We share the frustration that the waiting time for reward this cycle has been extreme. But that has led to these kind of opportunities that we believe will make the wait worthwhile.

On the business side, we experienced the net outflow this quarter of approximately $800 million.

Almost all of this outflow stemmed from our sub-advisory channel where we attribute -- which we attribute to the reality of a skittish retail and client. Our sub-advisory partnerships remain strong. I will now turn the call over to Jessica Doran, our Chief Financial Officer, who will provide this quarter's financial update.

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Jessica R. Doran, Pzena Investment Management, Inc - CFO & Treasurer [4]

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Thank you, Rich. We reported diluted earnings of $0.19 per share for the third quarter compared to diluted earnings of $0.18 per share last quarter and $0.22 per share for the third quarter last year.

Revenues were $37.1 million for the quarter and operating income was $17.1 million. Our operating margin was 46.3% this quarter, relatively flat from 46.4% last quarter and decreasing from 50.9% in the third quarter of last year.

Taking a closer look at our assets under management, we ended the quarter at $35.8 billion, down 4% from last quarter, which ended at $37.3 billion, and down 8% from the third quarter of last year, which ended at $38.9 billion.

The decrease in assets under management from the second quarter of this year was driven by market depreciation of $0.7 billion and by net outflows of $0.8 billion.

The decrease from the third quarter of last year was driven by $2.6 billion in market depreciation and to net outflows of $0.5 billion.

At September 30, 2019, our assets under management consisted of $13.7 billion in separately managed accounts, $19.8 billion in sub-advised accounts and $2.3 billion in our Pzena Funds.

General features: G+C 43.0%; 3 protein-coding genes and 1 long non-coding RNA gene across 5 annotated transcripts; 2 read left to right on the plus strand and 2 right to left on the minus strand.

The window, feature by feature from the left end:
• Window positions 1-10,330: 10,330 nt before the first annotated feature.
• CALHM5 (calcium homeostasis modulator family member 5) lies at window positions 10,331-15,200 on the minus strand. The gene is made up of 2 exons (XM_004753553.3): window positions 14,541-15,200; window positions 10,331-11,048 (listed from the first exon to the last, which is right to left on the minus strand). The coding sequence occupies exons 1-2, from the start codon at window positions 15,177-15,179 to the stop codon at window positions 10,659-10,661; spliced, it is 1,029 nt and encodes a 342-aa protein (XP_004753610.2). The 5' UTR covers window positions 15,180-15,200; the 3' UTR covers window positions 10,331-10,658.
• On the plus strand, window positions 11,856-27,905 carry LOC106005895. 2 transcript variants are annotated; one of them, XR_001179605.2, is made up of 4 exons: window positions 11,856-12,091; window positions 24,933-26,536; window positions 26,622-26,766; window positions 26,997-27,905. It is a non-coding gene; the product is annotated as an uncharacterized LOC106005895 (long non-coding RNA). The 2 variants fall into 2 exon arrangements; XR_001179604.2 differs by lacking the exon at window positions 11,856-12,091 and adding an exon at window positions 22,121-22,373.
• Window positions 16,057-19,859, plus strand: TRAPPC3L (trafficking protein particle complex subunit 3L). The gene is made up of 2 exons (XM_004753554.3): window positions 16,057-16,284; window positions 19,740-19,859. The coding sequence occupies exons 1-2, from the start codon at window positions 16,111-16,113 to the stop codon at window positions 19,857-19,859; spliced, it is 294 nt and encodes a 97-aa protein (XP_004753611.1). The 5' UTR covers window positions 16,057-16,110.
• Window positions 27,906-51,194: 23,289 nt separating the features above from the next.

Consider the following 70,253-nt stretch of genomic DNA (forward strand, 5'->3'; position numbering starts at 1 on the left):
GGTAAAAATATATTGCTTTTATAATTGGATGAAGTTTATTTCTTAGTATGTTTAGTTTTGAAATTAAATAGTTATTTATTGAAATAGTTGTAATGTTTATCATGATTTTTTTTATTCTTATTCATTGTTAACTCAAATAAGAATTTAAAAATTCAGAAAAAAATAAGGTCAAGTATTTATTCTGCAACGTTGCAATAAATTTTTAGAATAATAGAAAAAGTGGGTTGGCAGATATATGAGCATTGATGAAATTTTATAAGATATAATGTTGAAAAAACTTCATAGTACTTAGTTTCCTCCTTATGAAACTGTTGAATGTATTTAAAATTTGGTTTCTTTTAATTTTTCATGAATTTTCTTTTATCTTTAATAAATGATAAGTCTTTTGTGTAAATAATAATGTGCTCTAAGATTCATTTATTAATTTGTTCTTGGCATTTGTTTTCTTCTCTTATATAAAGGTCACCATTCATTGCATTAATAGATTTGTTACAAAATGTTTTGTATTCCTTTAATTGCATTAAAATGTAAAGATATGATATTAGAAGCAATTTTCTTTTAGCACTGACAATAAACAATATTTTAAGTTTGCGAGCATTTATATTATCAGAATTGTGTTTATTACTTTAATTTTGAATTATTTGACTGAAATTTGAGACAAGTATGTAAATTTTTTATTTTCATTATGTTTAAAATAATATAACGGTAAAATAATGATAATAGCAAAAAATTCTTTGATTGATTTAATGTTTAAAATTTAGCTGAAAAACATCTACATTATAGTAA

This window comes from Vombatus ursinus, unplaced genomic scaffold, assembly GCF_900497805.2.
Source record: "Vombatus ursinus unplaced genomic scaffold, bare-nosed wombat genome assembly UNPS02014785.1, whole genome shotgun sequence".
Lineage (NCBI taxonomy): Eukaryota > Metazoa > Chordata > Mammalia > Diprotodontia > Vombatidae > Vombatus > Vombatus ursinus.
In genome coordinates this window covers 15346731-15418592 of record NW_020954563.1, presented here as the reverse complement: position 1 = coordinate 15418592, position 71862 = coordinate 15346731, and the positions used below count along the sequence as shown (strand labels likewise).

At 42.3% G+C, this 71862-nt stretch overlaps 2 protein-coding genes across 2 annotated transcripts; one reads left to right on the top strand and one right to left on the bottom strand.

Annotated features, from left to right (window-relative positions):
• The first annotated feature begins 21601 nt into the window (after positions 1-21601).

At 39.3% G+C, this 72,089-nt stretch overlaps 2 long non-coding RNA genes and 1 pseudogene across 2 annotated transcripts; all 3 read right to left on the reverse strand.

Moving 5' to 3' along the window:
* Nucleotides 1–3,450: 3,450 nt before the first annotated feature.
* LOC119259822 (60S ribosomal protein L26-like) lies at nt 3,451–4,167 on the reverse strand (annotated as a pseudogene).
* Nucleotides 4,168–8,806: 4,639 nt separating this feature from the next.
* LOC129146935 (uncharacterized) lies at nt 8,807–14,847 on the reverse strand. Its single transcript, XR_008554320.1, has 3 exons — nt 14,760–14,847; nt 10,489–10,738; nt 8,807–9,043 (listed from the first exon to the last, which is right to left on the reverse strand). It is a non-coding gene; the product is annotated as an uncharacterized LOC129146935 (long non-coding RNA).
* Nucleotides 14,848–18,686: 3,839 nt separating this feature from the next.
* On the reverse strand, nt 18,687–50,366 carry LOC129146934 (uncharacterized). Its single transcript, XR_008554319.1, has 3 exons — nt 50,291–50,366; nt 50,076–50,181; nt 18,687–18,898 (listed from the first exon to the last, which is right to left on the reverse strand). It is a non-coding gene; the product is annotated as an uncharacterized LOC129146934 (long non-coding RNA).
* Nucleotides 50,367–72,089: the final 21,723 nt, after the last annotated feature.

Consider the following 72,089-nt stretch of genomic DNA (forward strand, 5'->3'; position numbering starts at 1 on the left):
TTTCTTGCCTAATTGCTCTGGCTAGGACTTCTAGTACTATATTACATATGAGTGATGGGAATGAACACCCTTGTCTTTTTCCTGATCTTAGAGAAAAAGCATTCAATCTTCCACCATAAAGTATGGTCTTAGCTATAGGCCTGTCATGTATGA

Compared to last quarter, assets under management and separately managed accounts and sub-advised accounts decreased with separately managed account assets reflecting $0.3 billion in market depreciation, partially offset by $0.1 billion in net inflows.

And sub-advised account assets reflecting $0.3 billion in market depreciation and $0.8 billion in net outflows.

Assets in Pzena Funds remained unchanged with $0.1 billion in net inflows offset by $0.1 billion in market depreciation.

Average assets under management for the third quarter of 2019 were $36 billion, down 3% from last quarter and down 6% from the third quarter of last year.

Revenues decreased 2.1% from last quarter and decreased 6.4% from the third quarter of last year. The decrease from last quarter reflects a decrease in average assets under management, partially offset by an increase in weighted average fee rate.

The decrease from the third quarter of last year primarily reflects a decrease in average assets under management.

During the quarter, we recognized $0.3 million in performance fees on our sub-advised accounts. Our weighted average fee rate was 41.2 basis points for the quarter compared to 40.8 basis points last quarter and 41.3 basis points for the third quarter of last year.

Asset mix continues to be the most significant factor in our overall weighted average fee rate, although swings in performance fees and fulcrum fees also contribute.